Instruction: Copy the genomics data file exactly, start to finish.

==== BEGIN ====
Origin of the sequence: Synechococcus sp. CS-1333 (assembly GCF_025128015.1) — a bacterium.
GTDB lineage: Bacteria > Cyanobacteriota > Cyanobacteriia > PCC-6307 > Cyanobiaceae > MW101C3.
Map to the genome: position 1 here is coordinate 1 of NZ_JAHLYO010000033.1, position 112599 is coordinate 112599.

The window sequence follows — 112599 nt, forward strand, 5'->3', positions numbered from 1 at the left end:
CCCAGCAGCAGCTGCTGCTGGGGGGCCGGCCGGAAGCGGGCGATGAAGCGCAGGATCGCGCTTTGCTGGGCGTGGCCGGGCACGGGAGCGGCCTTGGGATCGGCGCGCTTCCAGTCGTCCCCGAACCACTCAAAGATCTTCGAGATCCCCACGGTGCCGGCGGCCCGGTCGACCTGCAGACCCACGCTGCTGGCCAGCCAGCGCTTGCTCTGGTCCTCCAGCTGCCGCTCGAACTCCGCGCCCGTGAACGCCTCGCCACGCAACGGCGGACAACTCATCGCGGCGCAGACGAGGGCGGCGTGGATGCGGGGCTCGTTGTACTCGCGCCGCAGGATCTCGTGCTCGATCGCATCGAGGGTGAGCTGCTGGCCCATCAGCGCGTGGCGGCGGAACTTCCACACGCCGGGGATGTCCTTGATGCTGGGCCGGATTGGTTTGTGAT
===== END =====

Origin of the sequence: Synechococcus sp. CS-1333 (assembly GCF_025128015.1) — a bacterium.
GTDB lineage: Bacteria > Cyanobacteriota > Cyanobacteriia > PCC-6307 > Cyanobiaceae > MW101C3.
Map to the genome: position 1 here is coordinate 1 of NZ_JAHLYO010000033.1, position 112599 is coordinate 112599.

The window sequence follows — 112599 nt, forward strand, 5'->3', positions numbered from 1 at the left end:
CCCAGCAGCAGCTGCTGCTGGGGGGCCGGCCGGAAGCGGGCGATGAAGCGCAGGATCGCGCTTTGCTGGGCGTGGCCGGGCACGGGAGCGGCCTTGGGATCGGCGCGCTTCCAGTCGTCCCCGAACCACTCAAAGATCTTCGAGATCCCCACGGTGCCGGCGGCCCGGTCGACCTGCAGACCCACGCTGCTGGCCAGCCAGCGCTTGCTCTGGTCCTCCAGCTGCCGCTCGAACTCCGCGCCCGTGAACGCCTCGCCACGCAACGGCGGACAACTCATCGCGGCGCAGACGAGGGCGGCGTGGATGCGGGGCTCGTTGTACTCGCGCCGCAGGATCTCGTGCTCGATCGCATCGAGGGTGAGCTGCTGGCCCATCAGCGCGTGGCGGCGGAACTTCCACACGCCGGGGATGTCCTTGATGCTGGGCCGGATTGGTTTGTGAT